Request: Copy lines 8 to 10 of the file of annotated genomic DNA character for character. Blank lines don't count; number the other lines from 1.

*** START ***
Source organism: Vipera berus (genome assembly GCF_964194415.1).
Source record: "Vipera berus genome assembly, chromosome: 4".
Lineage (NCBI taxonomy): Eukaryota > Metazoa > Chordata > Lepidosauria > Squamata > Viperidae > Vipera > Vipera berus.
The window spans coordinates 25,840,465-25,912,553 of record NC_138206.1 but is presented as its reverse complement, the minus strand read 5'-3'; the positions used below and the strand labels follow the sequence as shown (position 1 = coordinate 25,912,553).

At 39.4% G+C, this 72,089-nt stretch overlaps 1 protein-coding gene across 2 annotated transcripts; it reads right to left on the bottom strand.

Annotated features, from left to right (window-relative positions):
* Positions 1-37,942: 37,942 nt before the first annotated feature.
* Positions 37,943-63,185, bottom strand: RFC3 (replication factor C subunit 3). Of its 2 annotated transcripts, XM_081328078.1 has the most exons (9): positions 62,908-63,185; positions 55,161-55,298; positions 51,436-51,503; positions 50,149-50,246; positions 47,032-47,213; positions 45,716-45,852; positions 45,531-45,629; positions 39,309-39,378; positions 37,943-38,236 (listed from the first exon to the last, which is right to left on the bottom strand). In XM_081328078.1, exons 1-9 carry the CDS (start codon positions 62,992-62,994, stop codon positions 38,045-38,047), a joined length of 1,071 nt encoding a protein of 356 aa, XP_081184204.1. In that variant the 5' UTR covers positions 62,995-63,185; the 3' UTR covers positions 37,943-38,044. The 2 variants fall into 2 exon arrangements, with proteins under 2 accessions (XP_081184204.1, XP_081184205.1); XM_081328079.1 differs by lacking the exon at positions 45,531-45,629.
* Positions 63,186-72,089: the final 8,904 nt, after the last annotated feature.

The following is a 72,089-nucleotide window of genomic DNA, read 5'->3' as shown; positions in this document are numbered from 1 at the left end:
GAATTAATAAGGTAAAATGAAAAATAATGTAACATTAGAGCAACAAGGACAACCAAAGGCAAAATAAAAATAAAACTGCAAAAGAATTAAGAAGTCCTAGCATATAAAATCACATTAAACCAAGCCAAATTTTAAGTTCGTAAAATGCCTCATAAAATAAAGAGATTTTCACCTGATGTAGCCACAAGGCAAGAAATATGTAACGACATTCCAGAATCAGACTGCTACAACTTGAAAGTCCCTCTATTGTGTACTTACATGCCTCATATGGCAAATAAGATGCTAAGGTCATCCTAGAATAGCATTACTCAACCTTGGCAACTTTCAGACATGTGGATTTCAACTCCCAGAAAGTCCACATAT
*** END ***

* Positions 37,943-63,185, bottom strand: RFC3 (replication factor C subunit 3). Of its 2 annotated transcripts, XM_081328078.1 has the most exons (9): positions 62,908-63,185; positions 55,161-55,298; positions 51,436-51,503; positions 50,149-50,246; positions 47,032-47,213; positions 45,716-45,852; positions 45,531-45,629; positions 39,309-39,378; positions 37,943-38,236 (listed from the first exon to the last, which is right to left on the bottom strand). In XM_081328078.1, exons 1-9 carry the CDS (start codon positions 62,992-62,994, stop codon positions 38,045-38,047), a joined length of 1,071 nt encoding a protein of 356 aa, XP_081184204.1. In that variant the 5' UTR covers positions 62,995-63,185; the 3' UTR covers positions 37,943-38,044. The 2 variants fall into 2 exon arrangements, with proteins under 2 accessions (XP_081184204.1, XP_081184205.1); XM_081328079.1 differs by lacking the exon at positions 45,531-45,629.
* Positions 63,186-72,089: the final 8,904 nt, after the last annotated feature.

The following is a 72,089-nucleotide window of genomic DNA, read 5'->3' as shown; positions in this document are numbered from 1 at the left end: